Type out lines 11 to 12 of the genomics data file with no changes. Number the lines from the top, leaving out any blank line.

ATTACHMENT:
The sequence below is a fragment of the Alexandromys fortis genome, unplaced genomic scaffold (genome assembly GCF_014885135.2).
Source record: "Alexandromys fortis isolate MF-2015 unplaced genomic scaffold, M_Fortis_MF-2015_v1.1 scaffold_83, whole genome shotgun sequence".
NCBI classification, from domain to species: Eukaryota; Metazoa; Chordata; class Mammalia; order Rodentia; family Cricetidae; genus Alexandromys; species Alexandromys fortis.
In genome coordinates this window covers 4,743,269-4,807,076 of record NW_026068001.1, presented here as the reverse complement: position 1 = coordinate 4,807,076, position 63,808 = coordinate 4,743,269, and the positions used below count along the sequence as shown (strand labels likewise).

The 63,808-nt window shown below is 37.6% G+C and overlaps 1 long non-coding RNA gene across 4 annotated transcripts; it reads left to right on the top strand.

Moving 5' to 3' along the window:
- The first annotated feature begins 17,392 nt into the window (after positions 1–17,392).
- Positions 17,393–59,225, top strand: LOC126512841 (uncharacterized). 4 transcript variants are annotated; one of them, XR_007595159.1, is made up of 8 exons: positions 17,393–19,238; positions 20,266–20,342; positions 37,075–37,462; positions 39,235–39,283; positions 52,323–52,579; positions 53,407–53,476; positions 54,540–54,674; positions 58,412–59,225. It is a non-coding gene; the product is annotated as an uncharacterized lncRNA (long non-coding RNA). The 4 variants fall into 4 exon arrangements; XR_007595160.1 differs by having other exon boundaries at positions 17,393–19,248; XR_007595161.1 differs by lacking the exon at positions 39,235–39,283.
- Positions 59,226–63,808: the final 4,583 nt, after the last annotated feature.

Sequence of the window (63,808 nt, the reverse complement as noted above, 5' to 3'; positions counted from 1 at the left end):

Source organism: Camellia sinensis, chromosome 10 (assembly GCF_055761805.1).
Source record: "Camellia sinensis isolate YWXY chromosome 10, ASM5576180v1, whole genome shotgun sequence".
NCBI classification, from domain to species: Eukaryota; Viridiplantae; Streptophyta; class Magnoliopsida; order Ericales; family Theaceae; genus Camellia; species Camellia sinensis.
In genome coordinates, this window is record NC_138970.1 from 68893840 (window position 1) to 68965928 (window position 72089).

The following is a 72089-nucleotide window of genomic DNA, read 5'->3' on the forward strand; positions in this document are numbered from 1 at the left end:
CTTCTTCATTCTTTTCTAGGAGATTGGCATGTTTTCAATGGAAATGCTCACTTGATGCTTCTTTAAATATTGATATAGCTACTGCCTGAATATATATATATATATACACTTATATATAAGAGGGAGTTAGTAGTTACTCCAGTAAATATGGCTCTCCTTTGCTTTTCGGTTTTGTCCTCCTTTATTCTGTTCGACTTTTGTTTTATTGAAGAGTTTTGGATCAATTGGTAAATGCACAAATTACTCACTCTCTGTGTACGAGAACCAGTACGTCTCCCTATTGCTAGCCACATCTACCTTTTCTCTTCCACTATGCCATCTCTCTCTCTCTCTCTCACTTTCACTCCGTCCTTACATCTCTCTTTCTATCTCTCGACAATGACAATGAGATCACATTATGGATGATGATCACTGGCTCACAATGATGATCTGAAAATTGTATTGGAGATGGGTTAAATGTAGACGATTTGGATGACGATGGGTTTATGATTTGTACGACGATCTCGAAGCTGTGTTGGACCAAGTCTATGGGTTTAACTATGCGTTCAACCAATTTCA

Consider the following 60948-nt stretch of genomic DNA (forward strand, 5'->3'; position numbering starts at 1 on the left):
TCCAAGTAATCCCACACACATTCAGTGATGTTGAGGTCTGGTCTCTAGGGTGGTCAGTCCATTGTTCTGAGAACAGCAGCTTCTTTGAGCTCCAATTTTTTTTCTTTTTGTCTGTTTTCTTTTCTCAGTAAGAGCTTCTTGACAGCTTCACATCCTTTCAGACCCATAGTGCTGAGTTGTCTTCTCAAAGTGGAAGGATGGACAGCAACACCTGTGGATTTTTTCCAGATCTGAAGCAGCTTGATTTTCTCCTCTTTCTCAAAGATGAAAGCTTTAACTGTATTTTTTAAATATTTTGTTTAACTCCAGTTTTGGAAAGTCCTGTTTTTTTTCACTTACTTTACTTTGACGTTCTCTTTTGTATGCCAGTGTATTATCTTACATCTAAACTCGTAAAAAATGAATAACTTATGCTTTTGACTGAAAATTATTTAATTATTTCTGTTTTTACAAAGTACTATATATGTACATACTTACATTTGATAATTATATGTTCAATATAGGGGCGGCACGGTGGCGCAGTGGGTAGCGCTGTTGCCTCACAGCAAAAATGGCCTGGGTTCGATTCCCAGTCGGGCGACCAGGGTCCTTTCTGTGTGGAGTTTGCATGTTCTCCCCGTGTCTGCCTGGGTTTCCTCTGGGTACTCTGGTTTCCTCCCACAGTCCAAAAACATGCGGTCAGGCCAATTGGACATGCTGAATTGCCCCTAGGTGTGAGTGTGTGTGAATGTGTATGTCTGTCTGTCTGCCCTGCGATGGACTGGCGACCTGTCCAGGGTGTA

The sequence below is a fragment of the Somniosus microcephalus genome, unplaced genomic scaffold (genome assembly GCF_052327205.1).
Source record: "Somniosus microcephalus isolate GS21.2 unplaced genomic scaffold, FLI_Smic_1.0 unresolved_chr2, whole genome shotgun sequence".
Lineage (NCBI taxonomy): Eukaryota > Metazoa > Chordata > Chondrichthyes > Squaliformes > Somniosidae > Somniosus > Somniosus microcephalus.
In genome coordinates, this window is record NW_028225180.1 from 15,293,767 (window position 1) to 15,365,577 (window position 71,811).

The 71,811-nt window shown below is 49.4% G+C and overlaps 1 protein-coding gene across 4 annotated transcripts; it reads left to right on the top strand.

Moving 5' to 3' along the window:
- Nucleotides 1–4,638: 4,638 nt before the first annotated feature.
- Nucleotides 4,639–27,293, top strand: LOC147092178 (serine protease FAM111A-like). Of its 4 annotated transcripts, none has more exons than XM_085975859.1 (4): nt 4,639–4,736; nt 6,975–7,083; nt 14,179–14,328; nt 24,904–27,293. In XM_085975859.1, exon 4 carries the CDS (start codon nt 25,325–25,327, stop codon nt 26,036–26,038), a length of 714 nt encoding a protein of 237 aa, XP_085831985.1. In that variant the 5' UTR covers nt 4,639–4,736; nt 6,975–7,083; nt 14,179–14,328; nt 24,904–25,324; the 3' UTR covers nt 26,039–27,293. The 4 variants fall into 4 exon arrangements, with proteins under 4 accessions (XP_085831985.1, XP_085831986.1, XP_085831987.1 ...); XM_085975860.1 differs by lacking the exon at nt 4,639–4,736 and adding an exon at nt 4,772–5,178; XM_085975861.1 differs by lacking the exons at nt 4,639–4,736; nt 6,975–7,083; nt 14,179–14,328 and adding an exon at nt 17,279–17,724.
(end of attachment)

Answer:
Source organism: Camellia sinensis, chromosome 10 (assembly GCF_055761805.1).
Source record: "Camellia sinensis isolate YWXY chromosome 10, ASM5576180v1, whole genome shotgun sequence".